As is our tradition, we’re finishing out the year with a Christopher Nolan film. Part of what I like to do in Bible class is teach cultural criticism, and appreciation of good storytelling and cinematography. So, two years ago it was Inception. Last year it was The Prestige. And now Interstellar.
I was perhaps over-hyped by it last fall but thoroughly enjoyed seeing it in theaters. It begged for further analysis, but I had other things to focus on. With summer coming and now the fact that I’ll watch it three times in the next week, I’ve collected some articles from around the web for further reading. I also picked up The Science of Interstellar because I really wanna know how plausible it all is (spoiler: it’s at least plausible, it not yet possible)
If humanistic pop science is a religion, then Christopher Nolan is its high priest and “Interstellar” its rapture story. This ambitious film with magnificent scope and epic images is less an adventure story and more an exposition of a frothy, inch-deep, godless faith that science alone can save and yet that love conquers all, even science.
My films are always held to a weirdly high standard for those issues that isn’t applied to everybody else’s films—which I’m fine with. People are always accusing my films of having plot holes, and I’m very aware of the plot holes in my films and very aware of when people spot them, but they generally don’t.
To me it seems that Interstellar, perhaps more than any of Nolan’s films to date, positively resounds with religious—even Christian—stuff that might not ring as loudly if you weren’t steeped in it to begin with.
To wit: Cooper promises Murph he’ll return to earth, and she despairs of his return, then realizes he’s been talking to her and guiding her all along, which rings awfully sharply of the early Christian church’s assumption that Jesus would return within their lifetimes. And Cooper communicates with Murph through books (hello). He has “become” one of those beings who exists on more than three planes—you know, for a while at least, he’s omnipotent and omniscient and omnipresent. There’s the somewhat unavoidable new-Adam-and-Eve imagery near the end. And did anyone hear echoes of Lewis’s Space Trilogy?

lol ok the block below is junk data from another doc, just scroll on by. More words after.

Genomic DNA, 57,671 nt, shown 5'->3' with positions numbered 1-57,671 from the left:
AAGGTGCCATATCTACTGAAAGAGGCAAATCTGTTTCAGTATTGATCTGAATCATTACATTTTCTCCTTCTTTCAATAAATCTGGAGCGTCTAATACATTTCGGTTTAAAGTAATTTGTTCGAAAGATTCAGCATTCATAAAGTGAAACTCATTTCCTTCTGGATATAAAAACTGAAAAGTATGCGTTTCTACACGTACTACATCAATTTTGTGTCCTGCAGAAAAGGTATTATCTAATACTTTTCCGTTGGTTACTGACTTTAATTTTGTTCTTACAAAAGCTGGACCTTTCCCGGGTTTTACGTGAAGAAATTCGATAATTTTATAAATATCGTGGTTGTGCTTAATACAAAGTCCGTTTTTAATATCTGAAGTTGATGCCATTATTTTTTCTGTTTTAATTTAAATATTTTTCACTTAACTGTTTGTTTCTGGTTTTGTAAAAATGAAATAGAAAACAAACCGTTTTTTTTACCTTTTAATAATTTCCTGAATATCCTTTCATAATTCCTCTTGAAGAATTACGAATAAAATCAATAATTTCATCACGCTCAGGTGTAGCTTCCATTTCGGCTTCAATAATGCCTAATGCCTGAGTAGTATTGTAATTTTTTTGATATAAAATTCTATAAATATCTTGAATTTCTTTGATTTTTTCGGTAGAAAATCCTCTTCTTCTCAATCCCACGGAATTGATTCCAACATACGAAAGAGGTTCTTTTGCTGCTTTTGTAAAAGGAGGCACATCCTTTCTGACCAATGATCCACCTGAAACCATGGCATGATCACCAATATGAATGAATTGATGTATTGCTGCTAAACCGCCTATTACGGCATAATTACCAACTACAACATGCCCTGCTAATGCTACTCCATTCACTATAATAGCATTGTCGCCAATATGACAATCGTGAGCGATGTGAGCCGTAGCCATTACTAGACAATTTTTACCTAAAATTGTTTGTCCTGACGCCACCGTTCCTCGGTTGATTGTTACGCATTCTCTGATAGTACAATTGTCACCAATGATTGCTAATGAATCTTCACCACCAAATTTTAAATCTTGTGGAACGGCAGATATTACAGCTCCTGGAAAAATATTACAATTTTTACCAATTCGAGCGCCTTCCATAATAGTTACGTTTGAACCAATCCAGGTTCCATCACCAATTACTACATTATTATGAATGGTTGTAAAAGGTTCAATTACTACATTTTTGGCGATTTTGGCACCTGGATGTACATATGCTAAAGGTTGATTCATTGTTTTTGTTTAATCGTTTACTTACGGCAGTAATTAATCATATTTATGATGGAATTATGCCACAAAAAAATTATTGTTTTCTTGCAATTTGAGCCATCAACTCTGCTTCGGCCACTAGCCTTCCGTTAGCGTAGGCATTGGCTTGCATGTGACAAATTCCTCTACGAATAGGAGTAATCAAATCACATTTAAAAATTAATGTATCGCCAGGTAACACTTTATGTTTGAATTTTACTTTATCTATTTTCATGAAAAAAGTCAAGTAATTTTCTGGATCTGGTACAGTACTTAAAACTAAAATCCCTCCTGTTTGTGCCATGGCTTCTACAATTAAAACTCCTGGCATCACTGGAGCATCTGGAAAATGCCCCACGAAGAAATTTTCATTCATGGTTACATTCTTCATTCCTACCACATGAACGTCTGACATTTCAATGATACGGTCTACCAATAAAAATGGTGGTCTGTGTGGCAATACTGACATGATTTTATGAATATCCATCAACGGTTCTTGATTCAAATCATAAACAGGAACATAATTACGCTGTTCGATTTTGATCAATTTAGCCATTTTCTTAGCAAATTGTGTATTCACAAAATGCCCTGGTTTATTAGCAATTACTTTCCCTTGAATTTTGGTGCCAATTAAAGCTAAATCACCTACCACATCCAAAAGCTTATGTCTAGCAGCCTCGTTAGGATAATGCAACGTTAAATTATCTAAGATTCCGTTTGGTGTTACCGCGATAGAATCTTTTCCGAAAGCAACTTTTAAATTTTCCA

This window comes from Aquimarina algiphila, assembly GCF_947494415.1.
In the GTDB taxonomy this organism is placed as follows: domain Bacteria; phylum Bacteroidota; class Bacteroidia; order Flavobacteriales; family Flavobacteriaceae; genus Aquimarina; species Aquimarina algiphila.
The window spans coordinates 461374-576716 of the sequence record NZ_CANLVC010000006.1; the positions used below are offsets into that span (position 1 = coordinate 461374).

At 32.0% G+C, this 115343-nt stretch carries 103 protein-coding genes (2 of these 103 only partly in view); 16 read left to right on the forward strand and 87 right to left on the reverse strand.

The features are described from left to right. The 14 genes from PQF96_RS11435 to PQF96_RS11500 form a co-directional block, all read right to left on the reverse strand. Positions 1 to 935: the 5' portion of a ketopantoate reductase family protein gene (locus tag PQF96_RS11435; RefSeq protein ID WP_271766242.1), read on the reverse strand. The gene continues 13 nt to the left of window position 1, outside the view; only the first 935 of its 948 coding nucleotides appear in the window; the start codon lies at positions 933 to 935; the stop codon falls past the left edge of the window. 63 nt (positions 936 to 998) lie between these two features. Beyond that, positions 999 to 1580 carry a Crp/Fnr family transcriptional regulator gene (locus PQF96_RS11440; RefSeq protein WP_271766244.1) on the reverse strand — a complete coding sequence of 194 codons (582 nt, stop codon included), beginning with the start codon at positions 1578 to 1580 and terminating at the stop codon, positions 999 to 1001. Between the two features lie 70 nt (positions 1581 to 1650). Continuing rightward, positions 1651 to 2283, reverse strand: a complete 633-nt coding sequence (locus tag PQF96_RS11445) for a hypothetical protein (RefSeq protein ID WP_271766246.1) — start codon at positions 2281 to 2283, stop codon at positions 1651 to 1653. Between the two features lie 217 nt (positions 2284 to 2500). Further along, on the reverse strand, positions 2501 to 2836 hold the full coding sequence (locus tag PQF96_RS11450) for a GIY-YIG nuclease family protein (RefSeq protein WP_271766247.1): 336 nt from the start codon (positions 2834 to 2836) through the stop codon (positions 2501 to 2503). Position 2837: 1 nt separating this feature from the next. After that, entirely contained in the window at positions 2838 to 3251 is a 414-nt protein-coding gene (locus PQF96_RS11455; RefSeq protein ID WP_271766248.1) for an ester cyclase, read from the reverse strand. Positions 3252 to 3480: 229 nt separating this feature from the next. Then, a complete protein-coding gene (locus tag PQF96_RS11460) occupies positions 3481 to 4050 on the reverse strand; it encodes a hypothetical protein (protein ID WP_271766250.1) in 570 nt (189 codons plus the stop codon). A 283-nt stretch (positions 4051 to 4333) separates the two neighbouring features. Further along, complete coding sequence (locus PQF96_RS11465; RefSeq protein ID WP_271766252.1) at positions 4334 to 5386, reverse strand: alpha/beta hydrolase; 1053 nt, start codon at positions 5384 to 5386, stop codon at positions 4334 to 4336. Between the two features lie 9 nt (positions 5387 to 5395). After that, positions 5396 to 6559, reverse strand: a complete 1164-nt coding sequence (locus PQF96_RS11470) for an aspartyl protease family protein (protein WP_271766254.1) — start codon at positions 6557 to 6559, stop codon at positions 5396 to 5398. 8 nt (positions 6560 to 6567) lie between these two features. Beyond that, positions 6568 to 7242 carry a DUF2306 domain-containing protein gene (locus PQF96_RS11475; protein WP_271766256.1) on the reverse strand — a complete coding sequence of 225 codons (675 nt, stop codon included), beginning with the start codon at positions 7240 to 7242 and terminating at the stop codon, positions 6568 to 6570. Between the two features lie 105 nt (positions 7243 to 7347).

If Interstellar were a religious text, the dogma it encodes could be called something like “scientific romanticism.” This belief system would hold that science will solve all of our problems one day, even the ones that by definition resist empirical observation and thus exist outside the purview of science (see Sagan’s Contact for another dogmatic specimen). Scientific romanticism works well as a narratival contrivance, but when employed to spice up the lives of those atheists who otherwise think that they have a clearer-headed view of the universe than those troglodytic believers, it can expose the scarcity of meaning available to those who eschew belief in God.
It could be argued that Interstellar is a product of how far humanity has come. In his ninth feature film, Christopher Nolan stretches technology to a near breaking point, producing a visceral absorption of sight and awe-producing sound (and silence). Narratively speaking, Interstellar also presents human technology at its highest heights, it’s outermost point of human evolution. Man can go farther than they have ever gone before, reaching the ends of the galaxy, and more. Just like technological advancement isn’t what keeps its characters scratching and crawling for life, Interstellar is a humanistic film grasping for something more. It pushes us to look to the stars. And when we do, we’ll find something bigger than ourselves.